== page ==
It’s one thing to acknowledge the land you’re on. Supporters of tribal education believe it’s another thing to learn about it, to understand and appreciate its history, culture and people.
The Treaty of Medicine Creek that McCloud referenced was initiated with little explanation and interpretation by Gov. Isaac Ingalls Stevens. Signed in December 1854 by several Puget Sound tribal members, it effectively turned over 2.5 million acres of tribal land to the U.S. government in exchange for smaller reservation parcels, cash payments and fishing rights. Those rights, however, became the basis for the fights Billy Frank Jr. and others led to retain treaty rights and tribal sovereignty.
This history, along with ongoing efforts to protect and sustain tribal heritage and governance, is what the Nisqually and other tribes want all students and educators to learn.
“It should be more than checking off a box, and let’s not put a period at the end,” said McCloud, the 6th Nisqually Tribal Council member whose children have attended North Thurston Schools.
He said his son, Hanford McCloud Jr., now 25, was in fifth grade and struggling in classes when the senior McCloud started showing up in schools to get to the root of the problem.
The teachers and principal there suggested his son might be better off “in an Indian school.” McCloud argued that a public school ought to be able to support both the needs of Nisqually students and other kids. The principal walked back his suggestion, and McCloud began attending curriculum meetings and visiting his son’s classroom.
“I came in with my drum and my drumstick,” said McCloud. “I didn’t just beat it, ‘cause that’s what they expect us to do: Beat it. Chant for us. No. This is an extension of who I am and I’m gonna share with you my culture and [do this] for my son.”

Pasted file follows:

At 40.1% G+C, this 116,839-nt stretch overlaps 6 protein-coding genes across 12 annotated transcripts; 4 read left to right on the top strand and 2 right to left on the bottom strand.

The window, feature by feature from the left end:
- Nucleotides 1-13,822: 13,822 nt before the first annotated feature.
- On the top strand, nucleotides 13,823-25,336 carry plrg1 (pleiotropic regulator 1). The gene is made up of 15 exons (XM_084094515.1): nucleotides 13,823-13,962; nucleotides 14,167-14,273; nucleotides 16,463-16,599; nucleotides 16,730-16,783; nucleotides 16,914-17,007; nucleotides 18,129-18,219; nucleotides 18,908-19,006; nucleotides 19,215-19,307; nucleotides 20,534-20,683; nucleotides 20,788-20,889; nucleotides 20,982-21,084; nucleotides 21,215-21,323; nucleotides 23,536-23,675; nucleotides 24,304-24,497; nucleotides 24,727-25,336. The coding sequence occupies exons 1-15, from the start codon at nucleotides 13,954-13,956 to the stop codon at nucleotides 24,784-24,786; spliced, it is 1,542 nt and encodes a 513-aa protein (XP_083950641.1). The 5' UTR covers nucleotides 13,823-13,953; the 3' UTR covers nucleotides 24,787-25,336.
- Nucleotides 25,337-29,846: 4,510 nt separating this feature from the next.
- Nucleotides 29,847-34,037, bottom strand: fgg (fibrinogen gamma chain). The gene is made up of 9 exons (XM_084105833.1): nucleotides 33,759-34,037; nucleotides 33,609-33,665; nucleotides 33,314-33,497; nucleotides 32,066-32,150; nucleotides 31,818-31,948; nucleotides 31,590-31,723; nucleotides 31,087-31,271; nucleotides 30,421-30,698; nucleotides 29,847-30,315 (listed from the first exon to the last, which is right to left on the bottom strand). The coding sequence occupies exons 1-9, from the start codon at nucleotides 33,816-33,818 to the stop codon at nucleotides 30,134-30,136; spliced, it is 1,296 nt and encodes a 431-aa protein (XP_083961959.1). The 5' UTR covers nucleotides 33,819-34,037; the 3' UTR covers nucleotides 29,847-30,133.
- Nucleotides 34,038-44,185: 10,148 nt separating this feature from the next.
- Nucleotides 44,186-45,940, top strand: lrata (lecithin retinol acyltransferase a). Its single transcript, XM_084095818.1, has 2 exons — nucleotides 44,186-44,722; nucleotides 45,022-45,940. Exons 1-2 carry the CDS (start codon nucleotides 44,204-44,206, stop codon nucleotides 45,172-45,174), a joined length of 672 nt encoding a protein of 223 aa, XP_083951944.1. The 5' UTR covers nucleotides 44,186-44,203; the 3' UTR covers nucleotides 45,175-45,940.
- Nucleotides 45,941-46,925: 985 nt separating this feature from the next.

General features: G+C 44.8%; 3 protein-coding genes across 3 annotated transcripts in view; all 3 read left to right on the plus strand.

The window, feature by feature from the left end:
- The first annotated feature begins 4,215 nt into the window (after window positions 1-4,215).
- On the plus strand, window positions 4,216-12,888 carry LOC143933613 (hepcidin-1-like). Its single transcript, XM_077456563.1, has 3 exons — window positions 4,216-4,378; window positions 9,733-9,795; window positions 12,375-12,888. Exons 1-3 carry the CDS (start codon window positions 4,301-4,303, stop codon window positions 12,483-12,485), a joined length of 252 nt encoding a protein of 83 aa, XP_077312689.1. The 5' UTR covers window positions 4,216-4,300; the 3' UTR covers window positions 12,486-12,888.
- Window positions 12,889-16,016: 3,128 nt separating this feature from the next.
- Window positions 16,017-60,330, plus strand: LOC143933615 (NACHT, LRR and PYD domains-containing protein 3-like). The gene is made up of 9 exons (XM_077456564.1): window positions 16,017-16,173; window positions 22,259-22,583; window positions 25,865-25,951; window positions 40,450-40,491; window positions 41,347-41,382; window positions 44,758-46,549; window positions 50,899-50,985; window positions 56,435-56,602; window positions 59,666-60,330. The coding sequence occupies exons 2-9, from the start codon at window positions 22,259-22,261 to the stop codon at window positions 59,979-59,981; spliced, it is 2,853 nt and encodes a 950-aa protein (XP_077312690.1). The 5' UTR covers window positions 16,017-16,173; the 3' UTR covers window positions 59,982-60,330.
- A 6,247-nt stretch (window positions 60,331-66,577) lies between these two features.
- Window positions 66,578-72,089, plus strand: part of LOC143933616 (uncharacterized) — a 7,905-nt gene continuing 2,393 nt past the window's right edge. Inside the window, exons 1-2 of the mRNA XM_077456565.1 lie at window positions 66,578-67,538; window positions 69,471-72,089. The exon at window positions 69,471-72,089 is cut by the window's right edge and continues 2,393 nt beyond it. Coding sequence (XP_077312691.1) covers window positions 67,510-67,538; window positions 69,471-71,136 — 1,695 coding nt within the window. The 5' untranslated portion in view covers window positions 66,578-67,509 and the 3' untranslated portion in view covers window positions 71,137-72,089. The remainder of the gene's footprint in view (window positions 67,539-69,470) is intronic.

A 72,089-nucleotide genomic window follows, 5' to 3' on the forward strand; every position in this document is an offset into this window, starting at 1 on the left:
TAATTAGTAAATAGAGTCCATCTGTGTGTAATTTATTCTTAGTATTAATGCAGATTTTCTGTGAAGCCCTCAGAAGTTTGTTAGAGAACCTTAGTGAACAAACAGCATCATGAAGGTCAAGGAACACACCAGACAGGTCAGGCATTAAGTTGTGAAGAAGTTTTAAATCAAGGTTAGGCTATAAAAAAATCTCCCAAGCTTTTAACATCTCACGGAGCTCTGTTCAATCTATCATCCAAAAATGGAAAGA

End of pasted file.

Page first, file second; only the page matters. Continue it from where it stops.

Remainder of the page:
After McCloud had done a month of classroom visits, other teachers started asking him if he would come to their classrooms. Instead, McCloud requested a schoolwide assembly, where he introduced members of the Nisqually Canoe Family, who uphold the tribe’s traditions and rites of passage by traveling and fishing the Puget Sound by canoe.
When McCloud shares these experiences, he’s also quick to explain that this is not for show. As European settlers began colonizing and strong-arming themselves onto tribal land, “They took the canoes, they took the drums, they took the ceremonies from us because they knew that’s what grounded us. That’s what brought everyone together.”
The creation of Interstate 5 deepened geographical divides. The installation of some 10 miles of dikes along the Nisqually River Delta further devastated the livelihoods of the Native fishing tribe as they watched the land literally dry up and precious salmon disappear.
Teaching tribes as “asset-based”
These are some of the lessons the Nisqually want to see taught in school. And there are similar histories across Washington state, being taught to varying degrees in other schools. The Wellpinit School District, a public school district located on the Spokane Indian Reservation, established a Cultural Department in 2020 with three teachers, all Spokane tribal citizens, who teach language, history and culture to all staff and students.
A 2019 report from the National Congress of American Indians found that 87% of state history standards in the U.S. do not mention Native American history or contributions after 1900. Nonnative people, Kallappa said, often speak like tribes no longer exist or that they are a “deficit-based” community that only struggles.
“When really we’ve known all along that we’re asset-based. Our communities are an asset. I mean look at our language, look at our culture, look at our art, look at our food, look at our locations where we’ve lived for thousands of years,” he said. “We’ve coexisted here and we didn’t mess it up. Someone else came in and messed it up.”